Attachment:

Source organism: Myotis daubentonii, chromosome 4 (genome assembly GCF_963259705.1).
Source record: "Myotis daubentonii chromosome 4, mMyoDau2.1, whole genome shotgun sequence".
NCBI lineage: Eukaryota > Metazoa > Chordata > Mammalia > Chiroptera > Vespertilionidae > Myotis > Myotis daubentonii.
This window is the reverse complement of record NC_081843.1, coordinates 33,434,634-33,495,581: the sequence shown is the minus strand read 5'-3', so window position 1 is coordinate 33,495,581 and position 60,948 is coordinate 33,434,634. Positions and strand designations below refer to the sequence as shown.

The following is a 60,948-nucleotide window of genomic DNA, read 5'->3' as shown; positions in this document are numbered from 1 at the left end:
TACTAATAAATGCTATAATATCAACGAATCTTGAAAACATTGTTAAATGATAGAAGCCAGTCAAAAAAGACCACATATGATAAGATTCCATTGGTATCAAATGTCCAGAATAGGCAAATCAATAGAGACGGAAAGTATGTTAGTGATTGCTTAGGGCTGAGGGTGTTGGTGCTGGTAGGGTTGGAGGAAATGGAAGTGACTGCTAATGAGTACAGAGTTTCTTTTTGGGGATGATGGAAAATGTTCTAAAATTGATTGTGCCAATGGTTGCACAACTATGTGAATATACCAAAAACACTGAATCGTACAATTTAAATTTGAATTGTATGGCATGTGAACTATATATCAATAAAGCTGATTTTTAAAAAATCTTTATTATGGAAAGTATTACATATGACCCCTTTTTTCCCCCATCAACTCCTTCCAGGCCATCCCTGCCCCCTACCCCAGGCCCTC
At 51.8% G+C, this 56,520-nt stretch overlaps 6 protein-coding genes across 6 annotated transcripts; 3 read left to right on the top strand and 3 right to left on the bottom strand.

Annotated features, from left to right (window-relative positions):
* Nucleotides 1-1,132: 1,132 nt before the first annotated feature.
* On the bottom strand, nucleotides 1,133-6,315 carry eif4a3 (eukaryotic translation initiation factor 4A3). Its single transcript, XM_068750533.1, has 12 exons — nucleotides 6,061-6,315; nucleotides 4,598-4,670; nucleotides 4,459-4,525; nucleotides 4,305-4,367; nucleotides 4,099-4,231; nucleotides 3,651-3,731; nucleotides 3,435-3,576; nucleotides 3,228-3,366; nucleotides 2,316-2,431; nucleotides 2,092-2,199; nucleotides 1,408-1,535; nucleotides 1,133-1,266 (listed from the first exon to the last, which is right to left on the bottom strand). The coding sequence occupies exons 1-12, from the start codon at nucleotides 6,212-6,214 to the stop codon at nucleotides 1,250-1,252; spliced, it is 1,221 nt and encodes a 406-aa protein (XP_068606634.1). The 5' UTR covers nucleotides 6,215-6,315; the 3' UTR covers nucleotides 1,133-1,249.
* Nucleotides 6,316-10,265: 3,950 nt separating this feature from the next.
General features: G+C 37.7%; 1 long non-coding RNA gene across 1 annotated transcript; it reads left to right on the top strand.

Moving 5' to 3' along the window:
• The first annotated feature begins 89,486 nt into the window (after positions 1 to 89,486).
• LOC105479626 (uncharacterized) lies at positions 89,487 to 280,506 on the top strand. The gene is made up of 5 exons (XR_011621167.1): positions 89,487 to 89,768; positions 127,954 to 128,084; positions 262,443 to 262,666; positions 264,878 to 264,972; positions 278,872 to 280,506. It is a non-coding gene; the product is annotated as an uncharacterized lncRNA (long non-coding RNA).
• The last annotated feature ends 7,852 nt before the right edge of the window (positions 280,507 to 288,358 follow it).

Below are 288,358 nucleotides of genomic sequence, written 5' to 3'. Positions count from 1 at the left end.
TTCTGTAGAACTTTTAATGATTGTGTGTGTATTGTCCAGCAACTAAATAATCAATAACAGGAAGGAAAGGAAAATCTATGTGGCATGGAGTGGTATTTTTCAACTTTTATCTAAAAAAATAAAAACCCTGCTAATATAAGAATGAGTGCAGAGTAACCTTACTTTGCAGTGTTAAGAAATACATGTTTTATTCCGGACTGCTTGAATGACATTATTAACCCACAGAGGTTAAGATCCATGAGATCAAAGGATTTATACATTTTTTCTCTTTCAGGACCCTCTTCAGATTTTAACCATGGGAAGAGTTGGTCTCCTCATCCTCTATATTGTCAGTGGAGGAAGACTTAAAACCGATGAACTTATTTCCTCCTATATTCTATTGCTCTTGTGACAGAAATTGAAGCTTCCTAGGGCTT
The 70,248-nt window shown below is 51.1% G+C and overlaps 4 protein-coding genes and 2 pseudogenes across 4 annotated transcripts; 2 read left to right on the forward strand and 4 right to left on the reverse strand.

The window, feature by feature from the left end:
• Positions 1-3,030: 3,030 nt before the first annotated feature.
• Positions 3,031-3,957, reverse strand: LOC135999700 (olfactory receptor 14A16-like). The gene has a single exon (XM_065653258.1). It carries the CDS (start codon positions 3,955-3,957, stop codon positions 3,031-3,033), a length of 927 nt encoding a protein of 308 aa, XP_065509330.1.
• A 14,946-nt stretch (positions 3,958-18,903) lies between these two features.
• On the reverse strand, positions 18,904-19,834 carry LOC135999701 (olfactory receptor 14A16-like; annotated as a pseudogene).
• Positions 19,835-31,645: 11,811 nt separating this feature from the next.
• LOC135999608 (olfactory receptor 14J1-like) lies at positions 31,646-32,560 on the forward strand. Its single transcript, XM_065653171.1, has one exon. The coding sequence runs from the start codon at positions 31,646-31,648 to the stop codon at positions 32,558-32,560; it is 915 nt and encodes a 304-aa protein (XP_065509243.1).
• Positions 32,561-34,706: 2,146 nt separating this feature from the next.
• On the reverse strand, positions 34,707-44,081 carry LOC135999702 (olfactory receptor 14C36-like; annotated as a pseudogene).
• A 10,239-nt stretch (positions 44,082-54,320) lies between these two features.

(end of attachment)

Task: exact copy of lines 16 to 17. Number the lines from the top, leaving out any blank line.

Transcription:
• The last annotated feature ends 7,852 nt before the right edge of the window (positions 280,507 to 288,358 follow it).

Below are 288,358 nucleotides of genomic sequence, written 5' to 3'. Positions count from 1 at the left end.